HealthDay News
Sept. 27, 2016

More than half of the narcotic painkillers prescribed after wisdom teeth removal go unused, according to a new study that suggests this could contribute to the U.S. opioid epidemic.

“When translated to the broad U.S. population, our findings suggest that more than 100 million opioid pills prescribed to patients following surgical removal of impacted wisdom teeth are not used, leaving the door open for possible abuse or misuse by patients, or their friends or family,” said study author Dr. Brandon Maughan.

Previous studies have shown that many painkiller abusers take extra pills that were prescribed for friends or relatives, Maughan and his colleagues at the University of Pennsylvania’s Perelman School of Medicine and School of Dental Medicine, noted in a school news release.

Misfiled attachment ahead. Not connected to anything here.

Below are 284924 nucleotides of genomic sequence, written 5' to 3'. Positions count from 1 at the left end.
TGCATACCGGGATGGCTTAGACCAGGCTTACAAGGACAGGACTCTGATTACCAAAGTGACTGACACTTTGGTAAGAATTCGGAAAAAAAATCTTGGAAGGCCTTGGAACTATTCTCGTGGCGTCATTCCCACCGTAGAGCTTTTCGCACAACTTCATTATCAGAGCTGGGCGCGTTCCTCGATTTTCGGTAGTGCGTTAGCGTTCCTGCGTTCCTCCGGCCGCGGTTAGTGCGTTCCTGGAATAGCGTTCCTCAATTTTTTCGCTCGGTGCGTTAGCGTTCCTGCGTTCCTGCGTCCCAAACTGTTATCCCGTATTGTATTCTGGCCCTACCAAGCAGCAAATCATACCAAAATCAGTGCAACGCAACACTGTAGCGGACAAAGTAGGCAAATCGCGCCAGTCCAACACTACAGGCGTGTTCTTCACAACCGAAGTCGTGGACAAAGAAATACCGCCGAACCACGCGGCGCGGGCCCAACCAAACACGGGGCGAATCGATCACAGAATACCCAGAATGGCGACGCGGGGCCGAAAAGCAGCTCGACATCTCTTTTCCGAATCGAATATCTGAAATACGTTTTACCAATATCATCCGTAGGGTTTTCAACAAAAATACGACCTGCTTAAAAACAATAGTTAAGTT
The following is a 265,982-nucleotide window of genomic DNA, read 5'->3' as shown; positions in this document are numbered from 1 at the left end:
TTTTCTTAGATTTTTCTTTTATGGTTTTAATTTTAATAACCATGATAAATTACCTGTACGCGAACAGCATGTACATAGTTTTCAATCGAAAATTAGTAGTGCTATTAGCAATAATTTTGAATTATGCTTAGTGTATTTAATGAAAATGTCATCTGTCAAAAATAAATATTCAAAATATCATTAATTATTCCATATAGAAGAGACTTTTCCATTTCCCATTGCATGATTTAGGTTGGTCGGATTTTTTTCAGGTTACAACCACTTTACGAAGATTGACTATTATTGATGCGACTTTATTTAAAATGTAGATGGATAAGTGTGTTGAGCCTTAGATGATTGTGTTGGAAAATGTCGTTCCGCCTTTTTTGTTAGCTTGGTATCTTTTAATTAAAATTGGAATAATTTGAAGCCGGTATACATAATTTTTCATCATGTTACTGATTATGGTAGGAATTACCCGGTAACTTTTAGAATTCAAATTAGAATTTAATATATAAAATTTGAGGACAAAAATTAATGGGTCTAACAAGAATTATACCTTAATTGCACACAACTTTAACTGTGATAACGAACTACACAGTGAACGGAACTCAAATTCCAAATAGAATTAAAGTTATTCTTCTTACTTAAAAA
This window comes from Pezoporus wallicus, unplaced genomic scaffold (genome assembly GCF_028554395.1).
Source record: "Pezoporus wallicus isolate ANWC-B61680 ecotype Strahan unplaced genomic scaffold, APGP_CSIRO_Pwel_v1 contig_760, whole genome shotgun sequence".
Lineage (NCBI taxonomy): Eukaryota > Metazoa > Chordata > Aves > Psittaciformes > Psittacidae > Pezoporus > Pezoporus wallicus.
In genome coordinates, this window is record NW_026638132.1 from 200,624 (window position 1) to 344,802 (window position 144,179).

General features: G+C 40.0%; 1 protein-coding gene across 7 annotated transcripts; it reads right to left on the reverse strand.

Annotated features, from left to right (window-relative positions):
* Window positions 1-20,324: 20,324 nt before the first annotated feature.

For the study, the researchers examined painkiller use by 79 patients who had their wisdom teeth removed. Three weeks after surgery, only five patients had finished their prescribed opioids, which included powerful drugs like Vicodin or Percocet, the findings showed.

“Results of our study show within five days of surgery, most patients are experiencing relatively little pain, and yet, most still had well over half of their opioid prescription left,” said study co-author Dr. Elliot Hersh.

“Research shows that prescription-strength NSAIDs, like ibuprofen, combined with acetaminophen, can offer more effective pain relief and fewer adverse effects than opioid-containing medications,” Hersh added.

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2016-10-20T12:49:44+00:00